The Japanese New Year- 9 Facts you may not know about Japan`s Oshougatsu !

  • Probably there are different ways to spends holidays on the New Year depending on the cultural backgrounds of every country and also on the customs and traditions in your family. In Japan there is also a long list of things to do during this important event so here is a guide to how Japanese people spend their time during New Year and a few of the most important traditions during oshogatsu (お正月/Japanese New Year).

    1. Osechi

    Osechi-ryōri is a New Year traditional food in Japan that contains dried or sweet ingredients such as seaweed, Kazunoko (herring roe),Gomame (also known as tazukuri) that are dried sardines, Kuromame(black beans) vegetables such as gobo (burdock root),seafood, Konnyaku (devil’s-tongue starch) etc. The family usually gathers in the morning of the New Year and shares the Osechi in a convivial and cheerful atmosphere.

    2. Kagami Mochi

    The sticky white dumpling made from rice is called Mochi(もち) and during the New Year, Japanese make a special shape from Mochi turning it into “Kagami Mochi”. Prepared with the soup ozoni(お雑煮), a New Year traditional Japanese dish, is used to welcome the New Year and eaten during the beginning of January.
    The Kagami Mochi is formed from two round cakes of mochi with a tangerine (daidai) placed on the top of it. The Tangerine is supposed to be a symbol for “good year” and “prosperity”, having as meaning “several generations.”

    3. Eating Toshikoshi-Soba

    Traditionally, Japanese eat Soba(Japanese noodles made from buckwheat flour) one hour before the New Year`s countdown. Soba is a pretty tender type of noodles so it is quite easy to cut into halves. From ancient times, Japanese believed that eating Soba before the next year starts will help ensure an auspicious new year as it helps cutting bad things from previous one.

    4. Hatsumōde (初詣): The first Shinto Shrine visit of the Japanese New Year

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    なんとかしてくれ神様仏様 #正月 #初詣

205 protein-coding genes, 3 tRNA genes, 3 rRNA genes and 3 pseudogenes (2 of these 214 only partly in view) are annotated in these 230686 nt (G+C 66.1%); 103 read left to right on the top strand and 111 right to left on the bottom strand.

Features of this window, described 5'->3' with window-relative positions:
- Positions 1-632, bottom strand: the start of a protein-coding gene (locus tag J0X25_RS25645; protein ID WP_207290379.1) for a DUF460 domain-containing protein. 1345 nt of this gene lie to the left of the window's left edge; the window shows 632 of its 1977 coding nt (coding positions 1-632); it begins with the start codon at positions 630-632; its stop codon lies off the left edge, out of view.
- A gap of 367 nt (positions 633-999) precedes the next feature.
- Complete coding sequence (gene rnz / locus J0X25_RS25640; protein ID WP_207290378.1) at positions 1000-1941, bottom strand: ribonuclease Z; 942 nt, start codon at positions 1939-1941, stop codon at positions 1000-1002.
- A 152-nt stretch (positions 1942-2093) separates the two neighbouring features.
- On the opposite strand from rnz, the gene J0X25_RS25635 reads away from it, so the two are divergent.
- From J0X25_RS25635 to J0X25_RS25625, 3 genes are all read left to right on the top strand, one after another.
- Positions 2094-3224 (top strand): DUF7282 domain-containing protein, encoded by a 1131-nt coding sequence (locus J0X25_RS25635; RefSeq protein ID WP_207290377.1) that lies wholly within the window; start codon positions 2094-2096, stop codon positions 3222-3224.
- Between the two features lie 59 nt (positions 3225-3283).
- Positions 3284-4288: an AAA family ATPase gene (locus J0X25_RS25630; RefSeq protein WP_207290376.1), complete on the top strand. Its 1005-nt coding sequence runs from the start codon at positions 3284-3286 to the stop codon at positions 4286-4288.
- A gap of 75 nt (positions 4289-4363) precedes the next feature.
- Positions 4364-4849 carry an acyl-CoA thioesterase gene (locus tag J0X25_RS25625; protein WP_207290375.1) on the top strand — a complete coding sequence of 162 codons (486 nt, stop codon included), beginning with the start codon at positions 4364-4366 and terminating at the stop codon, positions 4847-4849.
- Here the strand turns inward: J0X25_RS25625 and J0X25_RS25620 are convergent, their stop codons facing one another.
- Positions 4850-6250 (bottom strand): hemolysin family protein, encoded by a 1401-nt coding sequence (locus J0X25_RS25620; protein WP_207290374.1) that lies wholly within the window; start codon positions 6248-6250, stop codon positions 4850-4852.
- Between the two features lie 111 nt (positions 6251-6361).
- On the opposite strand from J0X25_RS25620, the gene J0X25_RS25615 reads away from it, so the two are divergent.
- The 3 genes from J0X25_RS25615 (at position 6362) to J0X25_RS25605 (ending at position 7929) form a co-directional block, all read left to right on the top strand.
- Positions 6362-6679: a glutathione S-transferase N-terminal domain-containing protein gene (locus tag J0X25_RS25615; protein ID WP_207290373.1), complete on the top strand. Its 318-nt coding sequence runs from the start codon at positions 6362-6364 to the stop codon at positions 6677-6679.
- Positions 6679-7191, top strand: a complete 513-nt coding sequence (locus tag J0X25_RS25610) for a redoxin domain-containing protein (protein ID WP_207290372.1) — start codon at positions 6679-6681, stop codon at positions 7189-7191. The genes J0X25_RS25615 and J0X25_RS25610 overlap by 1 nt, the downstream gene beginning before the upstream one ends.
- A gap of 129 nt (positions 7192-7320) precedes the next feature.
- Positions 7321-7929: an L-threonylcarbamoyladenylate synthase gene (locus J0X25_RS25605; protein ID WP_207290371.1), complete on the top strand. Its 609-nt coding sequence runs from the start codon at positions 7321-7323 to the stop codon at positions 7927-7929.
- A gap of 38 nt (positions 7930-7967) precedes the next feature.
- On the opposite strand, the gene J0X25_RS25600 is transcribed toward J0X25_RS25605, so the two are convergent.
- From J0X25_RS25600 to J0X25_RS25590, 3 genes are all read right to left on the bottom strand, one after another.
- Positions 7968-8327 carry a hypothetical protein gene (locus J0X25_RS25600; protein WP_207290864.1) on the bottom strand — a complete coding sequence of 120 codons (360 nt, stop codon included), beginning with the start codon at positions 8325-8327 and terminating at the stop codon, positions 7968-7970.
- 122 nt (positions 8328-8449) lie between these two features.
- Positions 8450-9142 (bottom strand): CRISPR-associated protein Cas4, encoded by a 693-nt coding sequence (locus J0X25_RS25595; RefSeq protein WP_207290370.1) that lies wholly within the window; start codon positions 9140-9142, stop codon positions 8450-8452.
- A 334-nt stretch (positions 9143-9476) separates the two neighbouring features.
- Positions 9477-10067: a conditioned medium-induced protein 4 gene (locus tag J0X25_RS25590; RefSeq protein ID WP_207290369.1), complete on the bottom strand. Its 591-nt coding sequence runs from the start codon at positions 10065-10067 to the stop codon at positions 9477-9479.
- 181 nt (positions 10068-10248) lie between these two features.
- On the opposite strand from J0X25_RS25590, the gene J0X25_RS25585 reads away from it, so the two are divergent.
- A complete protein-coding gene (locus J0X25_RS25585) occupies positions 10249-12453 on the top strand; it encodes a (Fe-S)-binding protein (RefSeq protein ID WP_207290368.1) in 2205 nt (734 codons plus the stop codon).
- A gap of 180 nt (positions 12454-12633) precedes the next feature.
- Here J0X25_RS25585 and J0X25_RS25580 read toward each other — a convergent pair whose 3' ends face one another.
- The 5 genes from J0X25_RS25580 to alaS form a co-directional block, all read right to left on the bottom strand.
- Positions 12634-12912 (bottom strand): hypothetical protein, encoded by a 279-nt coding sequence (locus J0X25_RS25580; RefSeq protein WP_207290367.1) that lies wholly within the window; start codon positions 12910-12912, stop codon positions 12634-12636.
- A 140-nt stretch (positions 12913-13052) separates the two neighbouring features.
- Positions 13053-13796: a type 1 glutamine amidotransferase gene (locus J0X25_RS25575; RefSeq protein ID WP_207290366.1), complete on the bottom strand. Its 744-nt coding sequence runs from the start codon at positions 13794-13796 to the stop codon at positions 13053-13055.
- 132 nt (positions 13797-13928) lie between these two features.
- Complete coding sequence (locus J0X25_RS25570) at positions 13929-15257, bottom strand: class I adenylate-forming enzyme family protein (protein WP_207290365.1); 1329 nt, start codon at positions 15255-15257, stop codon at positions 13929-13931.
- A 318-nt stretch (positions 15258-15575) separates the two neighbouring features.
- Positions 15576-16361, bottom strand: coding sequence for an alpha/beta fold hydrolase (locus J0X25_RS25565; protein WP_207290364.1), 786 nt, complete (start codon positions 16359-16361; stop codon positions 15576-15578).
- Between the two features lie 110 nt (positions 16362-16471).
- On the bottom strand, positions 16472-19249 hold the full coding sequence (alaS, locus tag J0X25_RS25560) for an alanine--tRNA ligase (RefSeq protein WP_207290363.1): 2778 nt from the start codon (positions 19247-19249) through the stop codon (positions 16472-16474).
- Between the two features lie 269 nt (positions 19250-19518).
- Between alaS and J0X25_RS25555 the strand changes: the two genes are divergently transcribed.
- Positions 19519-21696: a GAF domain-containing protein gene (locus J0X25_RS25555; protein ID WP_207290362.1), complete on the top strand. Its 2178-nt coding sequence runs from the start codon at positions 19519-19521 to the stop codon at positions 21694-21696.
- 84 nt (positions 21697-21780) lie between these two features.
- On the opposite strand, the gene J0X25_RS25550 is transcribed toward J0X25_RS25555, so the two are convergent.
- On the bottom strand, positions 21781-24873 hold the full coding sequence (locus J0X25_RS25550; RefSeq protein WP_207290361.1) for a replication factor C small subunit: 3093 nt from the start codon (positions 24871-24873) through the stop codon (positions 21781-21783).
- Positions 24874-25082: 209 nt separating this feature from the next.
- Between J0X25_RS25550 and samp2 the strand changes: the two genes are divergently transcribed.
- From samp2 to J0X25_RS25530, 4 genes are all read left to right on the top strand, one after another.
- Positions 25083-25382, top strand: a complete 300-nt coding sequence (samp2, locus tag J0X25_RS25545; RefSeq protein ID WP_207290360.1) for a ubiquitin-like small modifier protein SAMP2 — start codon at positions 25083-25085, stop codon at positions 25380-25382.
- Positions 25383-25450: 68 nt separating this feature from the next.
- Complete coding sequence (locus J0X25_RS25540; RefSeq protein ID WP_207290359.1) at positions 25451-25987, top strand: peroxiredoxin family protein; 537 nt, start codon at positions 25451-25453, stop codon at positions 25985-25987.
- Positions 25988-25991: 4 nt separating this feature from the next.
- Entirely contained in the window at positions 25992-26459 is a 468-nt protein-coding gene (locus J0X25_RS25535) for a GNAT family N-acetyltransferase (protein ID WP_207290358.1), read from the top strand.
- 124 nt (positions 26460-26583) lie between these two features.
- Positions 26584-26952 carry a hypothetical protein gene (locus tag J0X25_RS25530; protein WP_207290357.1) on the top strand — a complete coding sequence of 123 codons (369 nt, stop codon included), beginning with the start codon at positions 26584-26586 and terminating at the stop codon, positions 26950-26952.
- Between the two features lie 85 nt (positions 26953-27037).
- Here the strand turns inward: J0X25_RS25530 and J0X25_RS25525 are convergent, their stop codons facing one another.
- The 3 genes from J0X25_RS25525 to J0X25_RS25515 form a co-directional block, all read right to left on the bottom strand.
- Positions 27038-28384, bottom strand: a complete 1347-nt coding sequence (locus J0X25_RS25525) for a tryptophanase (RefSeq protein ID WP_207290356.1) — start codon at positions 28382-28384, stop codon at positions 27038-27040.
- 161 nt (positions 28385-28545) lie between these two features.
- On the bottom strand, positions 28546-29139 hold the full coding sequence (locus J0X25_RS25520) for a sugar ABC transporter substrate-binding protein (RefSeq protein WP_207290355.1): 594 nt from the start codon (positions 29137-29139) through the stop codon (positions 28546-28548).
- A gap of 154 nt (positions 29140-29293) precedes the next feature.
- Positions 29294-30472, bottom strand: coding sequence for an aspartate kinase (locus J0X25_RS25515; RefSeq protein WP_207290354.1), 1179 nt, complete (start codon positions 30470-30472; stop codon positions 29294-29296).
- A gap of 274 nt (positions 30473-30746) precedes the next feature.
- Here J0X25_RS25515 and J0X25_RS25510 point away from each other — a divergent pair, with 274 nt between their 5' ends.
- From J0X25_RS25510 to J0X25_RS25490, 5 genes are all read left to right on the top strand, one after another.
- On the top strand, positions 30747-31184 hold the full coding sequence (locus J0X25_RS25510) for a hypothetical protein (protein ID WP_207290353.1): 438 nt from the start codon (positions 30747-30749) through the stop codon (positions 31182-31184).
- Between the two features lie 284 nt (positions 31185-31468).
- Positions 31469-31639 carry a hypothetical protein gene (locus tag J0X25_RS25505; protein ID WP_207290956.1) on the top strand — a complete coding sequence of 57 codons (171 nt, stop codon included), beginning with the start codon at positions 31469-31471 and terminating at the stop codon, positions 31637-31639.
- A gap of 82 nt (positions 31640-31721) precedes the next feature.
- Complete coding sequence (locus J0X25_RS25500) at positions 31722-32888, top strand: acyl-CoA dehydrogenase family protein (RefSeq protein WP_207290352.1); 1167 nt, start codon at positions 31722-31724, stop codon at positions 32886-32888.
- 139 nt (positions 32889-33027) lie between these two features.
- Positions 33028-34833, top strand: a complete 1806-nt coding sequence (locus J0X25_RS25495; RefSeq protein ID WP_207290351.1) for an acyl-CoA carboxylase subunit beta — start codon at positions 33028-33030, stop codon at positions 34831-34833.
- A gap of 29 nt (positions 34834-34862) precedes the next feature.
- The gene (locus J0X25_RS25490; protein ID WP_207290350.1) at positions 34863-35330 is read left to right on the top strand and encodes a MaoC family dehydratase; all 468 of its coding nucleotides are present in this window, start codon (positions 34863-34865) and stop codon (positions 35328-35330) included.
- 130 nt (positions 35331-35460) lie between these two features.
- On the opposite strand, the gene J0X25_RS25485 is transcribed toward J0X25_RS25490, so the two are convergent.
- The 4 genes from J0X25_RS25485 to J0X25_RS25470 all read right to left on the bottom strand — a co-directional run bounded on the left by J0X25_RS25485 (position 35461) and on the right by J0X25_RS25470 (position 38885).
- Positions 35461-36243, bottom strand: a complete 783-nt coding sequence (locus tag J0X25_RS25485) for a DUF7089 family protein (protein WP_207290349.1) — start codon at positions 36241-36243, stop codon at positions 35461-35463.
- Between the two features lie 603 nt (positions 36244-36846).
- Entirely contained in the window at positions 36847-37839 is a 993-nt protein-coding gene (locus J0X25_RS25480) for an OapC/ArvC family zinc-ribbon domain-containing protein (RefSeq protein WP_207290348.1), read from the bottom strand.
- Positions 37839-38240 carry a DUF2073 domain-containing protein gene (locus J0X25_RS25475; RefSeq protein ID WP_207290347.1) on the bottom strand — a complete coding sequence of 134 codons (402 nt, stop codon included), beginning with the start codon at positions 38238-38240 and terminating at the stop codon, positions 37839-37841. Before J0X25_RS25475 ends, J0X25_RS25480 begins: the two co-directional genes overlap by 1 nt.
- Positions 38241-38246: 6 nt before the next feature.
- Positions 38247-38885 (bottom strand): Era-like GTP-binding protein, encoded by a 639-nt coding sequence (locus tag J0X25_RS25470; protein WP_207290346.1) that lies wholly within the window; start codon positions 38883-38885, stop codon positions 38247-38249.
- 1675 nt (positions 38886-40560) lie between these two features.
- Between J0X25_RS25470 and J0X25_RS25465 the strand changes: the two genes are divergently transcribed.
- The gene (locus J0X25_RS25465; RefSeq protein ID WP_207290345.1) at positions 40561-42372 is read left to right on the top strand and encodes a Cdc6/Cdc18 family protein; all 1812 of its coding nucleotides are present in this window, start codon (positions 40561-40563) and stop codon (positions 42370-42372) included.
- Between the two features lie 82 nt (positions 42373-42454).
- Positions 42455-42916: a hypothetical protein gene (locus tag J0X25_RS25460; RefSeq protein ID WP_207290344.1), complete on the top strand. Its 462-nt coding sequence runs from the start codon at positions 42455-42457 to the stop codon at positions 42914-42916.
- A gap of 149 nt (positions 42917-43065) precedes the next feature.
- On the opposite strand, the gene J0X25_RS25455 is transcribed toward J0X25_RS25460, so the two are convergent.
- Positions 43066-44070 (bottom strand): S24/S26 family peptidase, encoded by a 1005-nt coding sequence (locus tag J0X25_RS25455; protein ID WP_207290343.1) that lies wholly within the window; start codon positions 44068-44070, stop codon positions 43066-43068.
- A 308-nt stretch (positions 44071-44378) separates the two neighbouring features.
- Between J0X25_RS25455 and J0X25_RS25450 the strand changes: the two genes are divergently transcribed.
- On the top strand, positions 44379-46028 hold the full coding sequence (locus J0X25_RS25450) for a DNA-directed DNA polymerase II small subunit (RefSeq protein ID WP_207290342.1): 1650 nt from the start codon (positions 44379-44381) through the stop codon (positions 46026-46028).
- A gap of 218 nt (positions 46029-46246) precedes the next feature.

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    On New Year or hatsumode (the first shrine visit of the year), people in Japan visit the shrine or temple around midnight to pray to the gods for a good year to come for their families and their beloved ones. The monks ring a huge bell for 108 times to the countdown and it is believed that it will reduce 108 of kleshas (factors that produce mental torment). The 108 times are equal to 108 of kleshas. Buddhism says life is suffering and the kleshas represent the mirror of the suffering divided in 5 principal forms : anxiety, fear, anger, jealousy, desire, depression.
    People visit the shrine and temples to hear the bell rings and reduce the 108 kleshas from their minds.

    5. Sending Postcards

    The busiest times for the Japanese post offices is most probably end of December and beginning of January. The reason lays in the Japanese tradition to send New Year`s greetings (nengajo/年賀状)or postcards(Nenga-hagaki/年賀はがき). The custom dates back to the Heian Period and is pretty similar to the custom of sending Christmas cards in the Western culture. Nowadays, we have many ways of contacting each other and see if we`re doing well or not, but in the past, people didn`t have many means of communication so that`s how the nenganjo tradition was born: to tell and hear from the beloved ones and take a load off your mind knowing that they are doing fine. Even though we now communicate via email or social media, New Year`s postcards are still a significant part of the Japanese culture and have become an yearly common custom taking many different forms during the years.

    6. Otoshidama

    Japanese have a culture of giving money to children during the New Year. This practice is known as otoshidama. A symbolic amount of money is handed out in small decorated envelopes called pochi-bukuro.

    7. Kadomatsu(門松, “gate pine”)

    The Kadomatsu is a traditional Japanese decoration(made from bamboo and pine) and occupies an important place in the New Years celebrations, here in Japan. It is usually 2 pines forming a gate, set in front of homes in order to welcome ancestral spirits or “kami”(gods) and have good luck in the coming year.

    8. Shimekazari

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    . . . 12.2 ヨガマスター(笑)のいる ヨガカフェ シャンティさまでの ワークショップ無事に終わりました♡ . . すてきな店内で 四名のお客様と ハプニングありながらも たのしくて あっっっとい間でした(^^) . . ご参加いただきました お客様、 ヨガカフェシャンティのオーナー様 ありがとうございました。 そして 延長コードを買ってくれた Yちゃん ありがとうありがとうありがとう。🤣 . . . #終始ハプニング起こす私 #函館ハンドメイド #ハンドメイド #ワークショップ #ヨガカフェシャンティ #しめ縄リース #しめ縄 #カメラ歴30年の技 . . .

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    The Shimekazari, another traditional ornament during this period represents a brand new start and Japanese hang it on the top of their house entrance usually right after Christmas as it is believed it brings good luck and has as role preventing bad spirits from entering and inviting the deities.

    9. In our days

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    Recently, many young Japanese people tend to stay with their friends at the beginning of the New Year and similar to other countries, they gather somewhere for the countdown just before the midnight and celebrate the event together. Sometimes, you might get lucky and see some fireworks, but most of the times, Japan`s New Year is typically quiet as it is religiously linked to the Buddhism traditions, so is more like families gathering to welcome the New Year together, a solemn celebration and a quiet evening with your beloved ones.